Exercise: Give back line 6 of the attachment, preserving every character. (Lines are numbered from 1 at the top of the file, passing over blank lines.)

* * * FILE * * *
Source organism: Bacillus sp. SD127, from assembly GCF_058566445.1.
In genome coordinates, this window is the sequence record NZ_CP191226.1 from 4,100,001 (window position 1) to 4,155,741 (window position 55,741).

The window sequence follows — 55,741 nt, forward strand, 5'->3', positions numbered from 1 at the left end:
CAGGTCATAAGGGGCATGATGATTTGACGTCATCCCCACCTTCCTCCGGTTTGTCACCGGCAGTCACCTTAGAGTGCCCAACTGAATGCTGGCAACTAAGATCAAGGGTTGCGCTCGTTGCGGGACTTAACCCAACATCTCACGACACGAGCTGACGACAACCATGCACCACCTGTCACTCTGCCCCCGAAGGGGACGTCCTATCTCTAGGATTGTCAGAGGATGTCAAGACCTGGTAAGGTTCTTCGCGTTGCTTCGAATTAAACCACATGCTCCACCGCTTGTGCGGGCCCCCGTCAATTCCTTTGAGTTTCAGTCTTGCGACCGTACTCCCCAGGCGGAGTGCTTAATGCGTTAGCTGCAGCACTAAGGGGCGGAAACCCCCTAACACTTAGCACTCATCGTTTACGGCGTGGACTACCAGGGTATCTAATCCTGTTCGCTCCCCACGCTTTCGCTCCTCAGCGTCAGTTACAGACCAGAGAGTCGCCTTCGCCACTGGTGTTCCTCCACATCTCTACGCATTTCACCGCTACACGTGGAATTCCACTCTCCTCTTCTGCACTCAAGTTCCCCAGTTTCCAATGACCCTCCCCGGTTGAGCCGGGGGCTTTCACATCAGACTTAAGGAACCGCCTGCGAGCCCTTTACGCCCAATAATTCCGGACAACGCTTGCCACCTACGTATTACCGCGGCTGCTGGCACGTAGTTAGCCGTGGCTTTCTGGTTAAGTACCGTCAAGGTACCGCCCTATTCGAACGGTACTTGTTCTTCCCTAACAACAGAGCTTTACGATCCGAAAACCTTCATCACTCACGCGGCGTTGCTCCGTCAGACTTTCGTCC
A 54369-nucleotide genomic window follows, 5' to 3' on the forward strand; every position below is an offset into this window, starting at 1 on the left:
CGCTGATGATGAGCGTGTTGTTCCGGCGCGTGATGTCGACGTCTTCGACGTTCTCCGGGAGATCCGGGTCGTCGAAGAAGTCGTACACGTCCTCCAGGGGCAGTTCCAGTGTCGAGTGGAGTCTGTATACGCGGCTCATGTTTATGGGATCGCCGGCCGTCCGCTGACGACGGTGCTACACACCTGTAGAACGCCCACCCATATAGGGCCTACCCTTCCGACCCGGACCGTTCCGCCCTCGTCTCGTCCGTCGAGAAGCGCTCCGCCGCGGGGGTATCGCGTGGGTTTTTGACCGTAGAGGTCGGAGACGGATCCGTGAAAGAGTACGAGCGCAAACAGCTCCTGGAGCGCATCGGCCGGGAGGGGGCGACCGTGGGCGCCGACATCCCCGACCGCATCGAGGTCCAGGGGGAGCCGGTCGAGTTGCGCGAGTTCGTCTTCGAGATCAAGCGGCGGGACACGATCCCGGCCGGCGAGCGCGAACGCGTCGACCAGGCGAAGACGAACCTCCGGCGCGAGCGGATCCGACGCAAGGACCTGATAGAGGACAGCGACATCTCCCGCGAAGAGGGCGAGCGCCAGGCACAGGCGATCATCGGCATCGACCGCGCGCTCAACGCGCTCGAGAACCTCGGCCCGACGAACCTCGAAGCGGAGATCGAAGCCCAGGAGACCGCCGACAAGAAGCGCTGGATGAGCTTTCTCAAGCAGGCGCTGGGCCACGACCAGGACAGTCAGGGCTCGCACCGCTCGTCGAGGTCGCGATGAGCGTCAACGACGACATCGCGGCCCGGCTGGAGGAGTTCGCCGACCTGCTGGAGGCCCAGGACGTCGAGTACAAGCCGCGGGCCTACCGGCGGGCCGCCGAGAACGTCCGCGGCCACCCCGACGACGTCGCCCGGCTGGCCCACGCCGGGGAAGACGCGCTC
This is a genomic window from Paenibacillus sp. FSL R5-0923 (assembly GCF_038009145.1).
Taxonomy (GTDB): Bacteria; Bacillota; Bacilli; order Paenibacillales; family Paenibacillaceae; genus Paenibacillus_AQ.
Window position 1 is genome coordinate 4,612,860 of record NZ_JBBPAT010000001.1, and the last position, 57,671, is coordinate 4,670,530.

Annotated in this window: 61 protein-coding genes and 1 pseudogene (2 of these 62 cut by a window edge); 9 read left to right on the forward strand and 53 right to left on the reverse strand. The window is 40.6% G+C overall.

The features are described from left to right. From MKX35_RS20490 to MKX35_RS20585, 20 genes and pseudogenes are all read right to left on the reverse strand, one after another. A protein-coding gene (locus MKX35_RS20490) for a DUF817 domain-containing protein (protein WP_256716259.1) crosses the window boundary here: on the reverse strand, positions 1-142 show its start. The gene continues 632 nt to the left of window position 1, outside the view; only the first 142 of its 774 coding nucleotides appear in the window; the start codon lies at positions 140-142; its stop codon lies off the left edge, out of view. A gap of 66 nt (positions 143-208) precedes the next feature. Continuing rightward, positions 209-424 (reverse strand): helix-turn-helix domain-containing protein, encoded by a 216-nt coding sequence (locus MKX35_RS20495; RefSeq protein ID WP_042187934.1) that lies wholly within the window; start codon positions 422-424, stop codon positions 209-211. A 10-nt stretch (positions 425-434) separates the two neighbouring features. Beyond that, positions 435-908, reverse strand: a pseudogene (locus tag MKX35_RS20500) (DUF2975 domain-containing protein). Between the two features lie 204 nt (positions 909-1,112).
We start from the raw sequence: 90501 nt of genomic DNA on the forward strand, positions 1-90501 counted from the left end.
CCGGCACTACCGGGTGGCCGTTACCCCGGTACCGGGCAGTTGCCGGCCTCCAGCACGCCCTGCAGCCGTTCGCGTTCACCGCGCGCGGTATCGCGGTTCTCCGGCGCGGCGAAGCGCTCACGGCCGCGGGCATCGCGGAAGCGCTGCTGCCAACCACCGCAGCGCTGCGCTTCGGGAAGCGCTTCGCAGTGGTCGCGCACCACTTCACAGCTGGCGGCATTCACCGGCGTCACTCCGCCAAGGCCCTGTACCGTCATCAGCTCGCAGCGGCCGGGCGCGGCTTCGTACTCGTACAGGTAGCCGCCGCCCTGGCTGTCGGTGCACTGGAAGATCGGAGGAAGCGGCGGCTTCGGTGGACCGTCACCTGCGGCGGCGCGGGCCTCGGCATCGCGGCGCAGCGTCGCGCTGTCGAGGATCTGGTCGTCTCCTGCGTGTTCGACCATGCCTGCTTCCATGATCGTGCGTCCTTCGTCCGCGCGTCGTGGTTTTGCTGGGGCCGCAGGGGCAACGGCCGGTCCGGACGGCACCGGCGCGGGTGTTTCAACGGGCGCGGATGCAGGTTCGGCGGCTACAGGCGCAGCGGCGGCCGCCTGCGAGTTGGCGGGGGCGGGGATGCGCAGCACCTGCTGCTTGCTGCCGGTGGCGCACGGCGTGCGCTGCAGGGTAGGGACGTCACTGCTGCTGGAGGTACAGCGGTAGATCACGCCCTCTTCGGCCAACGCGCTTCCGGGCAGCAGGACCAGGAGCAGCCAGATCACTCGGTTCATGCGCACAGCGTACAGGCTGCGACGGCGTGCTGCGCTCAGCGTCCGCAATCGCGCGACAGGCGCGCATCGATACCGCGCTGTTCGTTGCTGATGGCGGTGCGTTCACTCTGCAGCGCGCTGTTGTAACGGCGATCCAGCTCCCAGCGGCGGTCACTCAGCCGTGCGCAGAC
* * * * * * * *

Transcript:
CGCTGATGATGAGCGTGTTGTTCCGGCGCGTGATGTCGACGTCTTCGACGTTCTCCGGGAGATCCGGGTCGTCGAAGAAGTCGTACACGTCCTCCAGGGGCAGTTCCAGTGTCGAGTGGAGTCTGTATACGCGGCTCATGTTTATGGGATCGCCGGCCGTCCGCTGACGACGGTGCTACACACCTGTAGAACGCCCACCCATATAGGGCCTACCCTTCCGACCCGGACCGTTCCGCCCTCGTCTCGTCCGTCGAGAAGCGCTCCGCCGCGGGGGTATCGCGTGGGTTTTTGACCGTAGAGGTCGGAGACGGATCCGTGAAAGAGTACGAGCGCAAACAGCTCCTGGAGCGCATCGGCCGGGAGGGGGCGACCGTGGGCGCCGACATCCCCGACCGCATCGAGGTCCAGGGGGAGCCGGTCGAGTTGCGCGAGTTCGTCTTCGAGATCAAGCGGCGGGACACGATCCCGGCCGGCGAGCGCGAACGCGTCGACCAGGCGAAGACGAACCTCCGGCGCGAGCGGATCCGACGCAAGGACCTGATAGAGGACAGCGACATCTCCCGCGAAGAGGGCGAGCGCCAGGCACAGGCGATCATCGGCATCGACCGCGCGCTCAACGCGCTCGAGAACCTCGGCCCGACGAACCTCGAAGCGGAGATCGAAGCCCAGGAGACCGCCGACAAGAAGCGCTGGATGAGCTTTCTCAAGCAGGCGCTGGGCCACGACCAGGACAGTCAGGGCTCGCACCGCTCGTCGAGGTCGCGATGAGCGTCAACGACGACATCGCGGCCCGGCTGGAGGAGTTCGCCGACCTGCTGGAGGCCCAGGACGTCGAGTACAAGCCGCGGGCCTACCGGCGGGCCGCCGAGAACGTCCGCGGCCACCCCGACGACGTCGCCCGGCTGGCCCACGCCGGGGAAGACGCGCTC